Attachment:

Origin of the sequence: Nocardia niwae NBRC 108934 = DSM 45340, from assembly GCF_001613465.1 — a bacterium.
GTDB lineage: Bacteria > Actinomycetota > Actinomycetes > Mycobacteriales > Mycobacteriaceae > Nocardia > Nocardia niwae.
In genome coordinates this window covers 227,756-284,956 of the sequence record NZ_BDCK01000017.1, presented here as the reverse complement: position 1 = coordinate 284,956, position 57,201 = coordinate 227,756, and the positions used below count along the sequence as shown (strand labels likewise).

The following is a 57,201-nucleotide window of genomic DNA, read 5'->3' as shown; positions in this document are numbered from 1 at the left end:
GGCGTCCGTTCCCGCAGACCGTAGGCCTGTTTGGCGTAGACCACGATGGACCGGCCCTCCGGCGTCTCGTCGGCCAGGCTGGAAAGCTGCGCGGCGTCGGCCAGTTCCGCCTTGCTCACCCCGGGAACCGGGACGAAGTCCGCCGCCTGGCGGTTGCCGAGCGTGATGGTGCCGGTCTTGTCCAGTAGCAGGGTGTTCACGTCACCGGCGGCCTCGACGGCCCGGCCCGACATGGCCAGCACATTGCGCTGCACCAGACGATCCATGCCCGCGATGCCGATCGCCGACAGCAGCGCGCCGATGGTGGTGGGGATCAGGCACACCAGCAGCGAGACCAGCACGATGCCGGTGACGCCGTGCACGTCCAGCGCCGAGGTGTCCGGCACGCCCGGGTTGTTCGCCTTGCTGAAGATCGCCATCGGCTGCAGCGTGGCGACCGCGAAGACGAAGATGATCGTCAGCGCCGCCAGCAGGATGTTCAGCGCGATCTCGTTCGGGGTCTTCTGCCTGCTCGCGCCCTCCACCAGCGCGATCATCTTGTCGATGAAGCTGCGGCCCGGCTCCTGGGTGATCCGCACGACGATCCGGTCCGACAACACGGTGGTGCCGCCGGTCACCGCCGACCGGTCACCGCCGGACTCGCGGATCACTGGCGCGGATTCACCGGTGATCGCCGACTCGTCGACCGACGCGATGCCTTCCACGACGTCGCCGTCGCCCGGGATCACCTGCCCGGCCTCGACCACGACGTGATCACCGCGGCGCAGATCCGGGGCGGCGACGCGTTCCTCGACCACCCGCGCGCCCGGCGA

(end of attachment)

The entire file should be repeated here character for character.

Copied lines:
Origin of the sequence: Nocardia niwae NBRC 108934 = DSM 45340, from assembly GCF_001613465.1 — a bacterium.
GTDB lineage: Bacteria > Actinomycetota > Actinomycetes > Mycobacteriales > Mycobacteriaceae > Nocardia > Nocardia niwae.
In genome coordinates this window covers 227,756-284,956 of the sequence record NZ_BDCK01000017.1, presented here as the reverse complement: position 1 = coordinate 284,956, position 57,201 = coordinate 227,756, and the positions used below count along the sequence as shown (strand labels likewise).

The following is a 57,201-nucleotide window of genomic DNA, read 5'->3' as shown; positions in this document are numbered from 1 at the left end:
GGCGTCCGTTCCCGCAGACCGTAGGCCTGTTTGGCGTAGACCACGATGGACCGGCCCTCCGGCGTCTCGTCGGCCAGGCTGGAAAGCTGCGCGGCGTCGGCCAGTTCCGCCTTGCTCACCCCGGGAACCGGGACGAAGTCCGCCGCCTGGCGGTTGCCGAGCGTGATGGTGCCGGTCTTGTCCAGTAGCAGGGTGTTCACGTCACCGGCGGCCTCGACGGCCCGGCCCGACATGGCCAGCACATTGCGCTGCACCAGACGATCCATGCCCGCGATGCCGATCGCCGACAGCAGCGCGCCGATGGTGGTGGGGATCAGGCACACCAGCAGCGAGACCAGCACGATGCCGGTGACGCCGTGCACGTCCAGCGCCGAGGTGTCCGGCACGCCCGGGTTGTTCGCCTTGCTGAAGATCGCCATCGGCTGCAGCGTGGCGACCGCGAAGACGAAGATGATCGTCAGCGCCGCCAGCAGGATGTTCAGCGCGATCTCGTTCGGGGTCTTCTGCCTGCTCGCGCCCTCCACCAGCGCGATCATCTTGTCGATGAAGCTGCGGCCCGGCTCCTGGGTGATCCGCACGACGATCCGGTCCGACAACACGGTGGTGCCGCCGGTCACCGCCGACCGGTCACCGCCGGACTCGCGGATCACTGGCGCGGATTCACCGGTGATCGCCGACTCGTCGACCGACGCGATGCCTTCCACGACGTCGCCGTCGCCCGGGATCACCTGCCCGGCCTCGACCACGACGTGATCACCGCGGCGCAGATCCGGGGCGGCGACGCGTTCCTCGACCACCCGCGCGCCCGGCGA